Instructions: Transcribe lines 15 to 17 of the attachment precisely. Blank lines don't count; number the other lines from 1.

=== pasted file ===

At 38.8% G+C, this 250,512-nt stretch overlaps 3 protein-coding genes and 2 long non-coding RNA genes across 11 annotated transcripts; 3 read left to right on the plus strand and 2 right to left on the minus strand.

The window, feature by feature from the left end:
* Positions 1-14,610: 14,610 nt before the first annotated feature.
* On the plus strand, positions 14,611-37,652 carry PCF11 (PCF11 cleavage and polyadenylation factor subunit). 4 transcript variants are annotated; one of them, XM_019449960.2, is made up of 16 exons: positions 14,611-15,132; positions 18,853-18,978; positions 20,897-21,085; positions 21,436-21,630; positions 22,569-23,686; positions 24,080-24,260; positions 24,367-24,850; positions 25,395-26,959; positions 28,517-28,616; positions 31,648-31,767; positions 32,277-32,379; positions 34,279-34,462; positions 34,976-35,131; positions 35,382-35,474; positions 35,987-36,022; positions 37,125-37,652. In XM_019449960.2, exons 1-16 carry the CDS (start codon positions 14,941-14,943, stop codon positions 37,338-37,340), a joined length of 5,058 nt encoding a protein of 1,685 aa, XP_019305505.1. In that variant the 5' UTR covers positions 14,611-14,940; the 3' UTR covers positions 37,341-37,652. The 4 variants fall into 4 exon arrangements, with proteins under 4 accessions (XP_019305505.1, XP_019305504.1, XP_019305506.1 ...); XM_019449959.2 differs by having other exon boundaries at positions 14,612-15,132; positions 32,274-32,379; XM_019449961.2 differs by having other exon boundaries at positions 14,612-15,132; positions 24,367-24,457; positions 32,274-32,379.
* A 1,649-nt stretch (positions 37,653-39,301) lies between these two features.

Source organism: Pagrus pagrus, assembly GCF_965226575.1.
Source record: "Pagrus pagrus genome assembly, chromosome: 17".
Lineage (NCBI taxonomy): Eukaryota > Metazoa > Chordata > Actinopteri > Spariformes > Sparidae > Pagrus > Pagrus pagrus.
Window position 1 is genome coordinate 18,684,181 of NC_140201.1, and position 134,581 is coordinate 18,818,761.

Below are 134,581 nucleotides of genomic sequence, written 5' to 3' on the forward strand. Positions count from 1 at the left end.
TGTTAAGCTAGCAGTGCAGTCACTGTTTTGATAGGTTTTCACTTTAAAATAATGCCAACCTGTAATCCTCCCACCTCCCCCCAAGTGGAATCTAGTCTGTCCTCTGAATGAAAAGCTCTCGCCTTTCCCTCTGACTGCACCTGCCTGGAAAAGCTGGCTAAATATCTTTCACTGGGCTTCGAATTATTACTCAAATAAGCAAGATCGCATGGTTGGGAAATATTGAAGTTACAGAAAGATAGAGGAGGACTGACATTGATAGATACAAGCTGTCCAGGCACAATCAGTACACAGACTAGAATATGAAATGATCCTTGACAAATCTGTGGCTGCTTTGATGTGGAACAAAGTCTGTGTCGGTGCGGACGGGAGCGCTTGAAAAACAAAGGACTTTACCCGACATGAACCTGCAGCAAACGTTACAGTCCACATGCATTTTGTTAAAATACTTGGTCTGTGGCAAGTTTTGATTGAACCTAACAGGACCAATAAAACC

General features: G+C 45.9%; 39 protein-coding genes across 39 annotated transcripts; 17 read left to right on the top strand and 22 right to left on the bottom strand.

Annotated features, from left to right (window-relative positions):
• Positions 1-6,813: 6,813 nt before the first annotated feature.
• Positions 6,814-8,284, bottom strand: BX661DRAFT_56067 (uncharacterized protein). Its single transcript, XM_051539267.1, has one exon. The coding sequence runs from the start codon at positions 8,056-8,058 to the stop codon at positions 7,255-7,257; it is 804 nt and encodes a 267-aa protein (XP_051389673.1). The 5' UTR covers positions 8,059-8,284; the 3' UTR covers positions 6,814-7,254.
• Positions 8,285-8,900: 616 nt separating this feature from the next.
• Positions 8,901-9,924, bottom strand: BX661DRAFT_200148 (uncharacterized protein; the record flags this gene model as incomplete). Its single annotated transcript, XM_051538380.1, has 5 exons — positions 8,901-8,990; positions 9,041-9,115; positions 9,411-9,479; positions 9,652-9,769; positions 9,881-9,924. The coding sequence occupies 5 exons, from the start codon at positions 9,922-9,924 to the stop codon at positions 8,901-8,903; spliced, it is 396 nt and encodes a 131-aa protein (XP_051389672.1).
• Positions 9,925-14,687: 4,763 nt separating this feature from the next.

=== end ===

• Positions 6,814-8,284, bottom strand: BX661DRAFT_56067 (uncharacterized protein). Its single transcript, XM_051539267.1, has one exon. The coding sequence runs from the start codon at positions 8,056-8,058 to the stop codon at positions 7,255-7,257; it is 804 nt and encodes a 267-aa protein (XP_051389673.1). The 5' UTR covers positions 8,059-8,284; the 3' UTR covers positions 6,814-7,254.
• Positions 8,285-8,900: 616 nt separating this feature from the next.
• Positions 8,901-9,924, bottom strand: BX661DRAFT_200148 (uncharacterized protein; the record flags this gene model as incomplete). Its single annotated transcript, XM_051538380.1, has 5 exons — positions 8,901-8,990; positions 9,041-9,115; positions 9,411-9,479; positions 9,652-9,769; positions 9,881-9,924. The coding sequence occupies 5 exons, from the start codon at positions 9,922-9,924 to the stop codon at positions 8,901-8,903; spliced, it is 396 nt and encodes a 131-aa protein (XP_051389672.1).